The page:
Here’s a historical truth that a lot of people don’t realize: The end of slavery didn’t instantaneously occur when Abraham Lincoln enacted the Emancipation Proclamation in 1863. Nor did it end two years later with the finish of the Civil War. In fact, many slaves in the South were purposely kept in the dark — this was most notably the case in Texas.
But in 1865, after the end of the Civil War, General Gordon Granger came to Galveston, Texas, to spread the news. It took time, but this kicked off the actual release of hundreds of thousands of slaves in the area.
On June 19, 1866, Black Americans celebrated the first anniversary of their freedom, and this important event remains marked on the calendar (it became a federal holiday last year) — so it is important that our kids, tweens, and teens understand the date’s significance. Want to help further their education around the existence and significance of Juneteenth? Here are four of the best Juneteenth books for middle schoolers.
The Story of Juneteenth: An Interactive History Adventure by Steven Otfinoski
This choose-your-own-adventure book puts you in the center of the action in 1865. You have to decide how you will fight to rise above the roadblocks in your life to live freely and independently now that slavery has been abolished. You can choose to travel north, find family you were separated from in your youth, or to fight oppression. Tweens get to “experience” multiple facets of this historic event.
Juneteenth: A Celebration of Freedom by Charles A. Taylor
This book focuses on the joy experienced when the slaves in Texas were finally released, two years after the Emancipation Proclamation and months after the Civil War officially ended. Chock-full of beautiful imagery, actual photographs, and historic documents, this book is a great option for elementary-age kids and middle schoolers.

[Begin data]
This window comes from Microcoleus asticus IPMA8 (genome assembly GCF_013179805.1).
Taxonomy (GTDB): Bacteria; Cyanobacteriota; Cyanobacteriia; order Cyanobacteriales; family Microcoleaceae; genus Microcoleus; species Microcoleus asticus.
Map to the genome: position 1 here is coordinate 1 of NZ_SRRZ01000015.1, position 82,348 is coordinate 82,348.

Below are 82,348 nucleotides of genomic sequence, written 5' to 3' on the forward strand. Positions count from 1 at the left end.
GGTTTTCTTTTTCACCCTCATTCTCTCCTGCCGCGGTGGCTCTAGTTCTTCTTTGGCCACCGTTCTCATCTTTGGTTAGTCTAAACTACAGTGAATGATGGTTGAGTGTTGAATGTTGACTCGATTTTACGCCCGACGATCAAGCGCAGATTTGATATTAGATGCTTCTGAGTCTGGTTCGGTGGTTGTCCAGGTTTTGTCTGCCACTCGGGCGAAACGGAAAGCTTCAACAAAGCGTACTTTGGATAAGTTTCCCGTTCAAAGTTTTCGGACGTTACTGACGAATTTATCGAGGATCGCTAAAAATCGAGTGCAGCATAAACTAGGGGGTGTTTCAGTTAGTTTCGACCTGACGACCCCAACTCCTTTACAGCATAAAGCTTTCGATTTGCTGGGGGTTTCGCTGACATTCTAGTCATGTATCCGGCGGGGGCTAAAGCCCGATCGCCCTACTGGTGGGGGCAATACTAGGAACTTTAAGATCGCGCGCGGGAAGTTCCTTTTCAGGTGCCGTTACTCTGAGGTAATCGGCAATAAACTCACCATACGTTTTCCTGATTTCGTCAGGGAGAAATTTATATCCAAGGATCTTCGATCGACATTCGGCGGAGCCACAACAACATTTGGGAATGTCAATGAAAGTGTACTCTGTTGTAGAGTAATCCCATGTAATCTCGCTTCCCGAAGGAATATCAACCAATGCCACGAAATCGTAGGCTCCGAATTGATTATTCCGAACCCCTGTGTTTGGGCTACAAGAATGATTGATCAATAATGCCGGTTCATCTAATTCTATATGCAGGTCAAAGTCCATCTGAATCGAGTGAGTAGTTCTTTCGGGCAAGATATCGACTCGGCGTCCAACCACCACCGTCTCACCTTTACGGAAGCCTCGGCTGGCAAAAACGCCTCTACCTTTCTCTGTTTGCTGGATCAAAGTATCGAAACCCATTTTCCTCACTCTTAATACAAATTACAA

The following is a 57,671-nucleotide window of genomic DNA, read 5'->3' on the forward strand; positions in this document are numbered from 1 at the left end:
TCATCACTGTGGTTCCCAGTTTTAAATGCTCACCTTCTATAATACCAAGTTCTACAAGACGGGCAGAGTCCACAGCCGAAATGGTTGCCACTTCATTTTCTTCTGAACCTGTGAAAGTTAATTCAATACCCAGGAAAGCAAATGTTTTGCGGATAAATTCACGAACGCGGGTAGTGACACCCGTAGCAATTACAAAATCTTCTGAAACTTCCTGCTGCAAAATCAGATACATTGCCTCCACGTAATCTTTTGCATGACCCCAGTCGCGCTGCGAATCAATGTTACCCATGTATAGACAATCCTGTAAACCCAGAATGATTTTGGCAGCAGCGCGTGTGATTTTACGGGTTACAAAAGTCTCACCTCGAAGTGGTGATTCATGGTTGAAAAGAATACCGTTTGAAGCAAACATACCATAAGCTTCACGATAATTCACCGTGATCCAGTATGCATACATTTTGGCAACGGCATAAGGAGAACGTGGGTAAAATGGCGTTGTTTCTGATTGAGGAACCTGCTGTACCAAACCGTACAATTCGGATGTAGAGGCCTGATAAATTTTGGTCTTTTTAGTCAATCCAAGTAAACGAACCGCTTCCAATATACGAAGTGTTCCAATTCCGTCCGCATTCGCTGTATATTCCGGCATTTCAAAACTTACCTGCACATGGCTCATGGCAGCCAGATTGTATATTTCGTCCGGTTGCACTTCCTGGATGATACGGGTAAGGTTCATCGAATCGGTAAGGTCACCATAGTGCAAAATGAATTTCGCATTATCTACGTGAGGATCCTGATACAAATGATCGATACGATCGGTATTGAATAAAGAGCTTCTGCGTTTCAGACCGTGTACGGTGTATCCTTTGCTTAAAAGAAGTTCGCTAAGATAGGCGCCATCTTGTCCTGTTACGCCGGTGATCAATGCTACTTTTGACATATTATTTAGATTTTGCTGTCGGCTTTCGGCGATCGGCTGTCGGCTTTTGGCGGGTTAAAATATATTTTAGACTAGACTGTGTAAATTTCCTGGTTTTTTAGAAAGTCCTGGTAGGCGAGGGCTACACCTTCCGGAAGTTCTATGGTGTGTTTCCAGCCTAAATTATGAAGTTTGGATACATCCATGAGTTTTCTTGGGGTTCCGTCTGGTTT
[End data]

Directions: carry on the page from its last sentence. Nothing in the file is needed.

Juneteenth: Freedom Day by Muriel Miller Branch
This book offers myriad photographs, historical documents, and newspaper clippings that add up to paint a picture of a beautiful and jubilant — but still serious — occasion that is Juneteenth. The author and photographer, a couple, took a trip to Galveston to experience the holiday in the town it started in.
All Different Now: Juneteenth, the First Day of Freedom by Angela Johnson
Told through the eyes of a girl living in slave quarters, you see how her everyday world changes on a small and large scale as the news becomes her reality: Slavery has ended. Subtly, as her life opens up, the imagery gets more vibrant. While the story is simple and geared for big kids and tweens, the author also offers a section with more historical information so that readers can do deeper research on their own.
June 19 is more than a date on the calendar. It’s a historic event worthy of commemoration, celebration, and deep reflection. One of the best ways to enhance your child’s education (and your own!) is by picking up a book and starting a conversation. These four — our top picks for best Juneteenth books for tweens — make for a great start; read them together or separately and foster a curiosity for asking questions, digging deeper, and doing more to mark Juneteenth.
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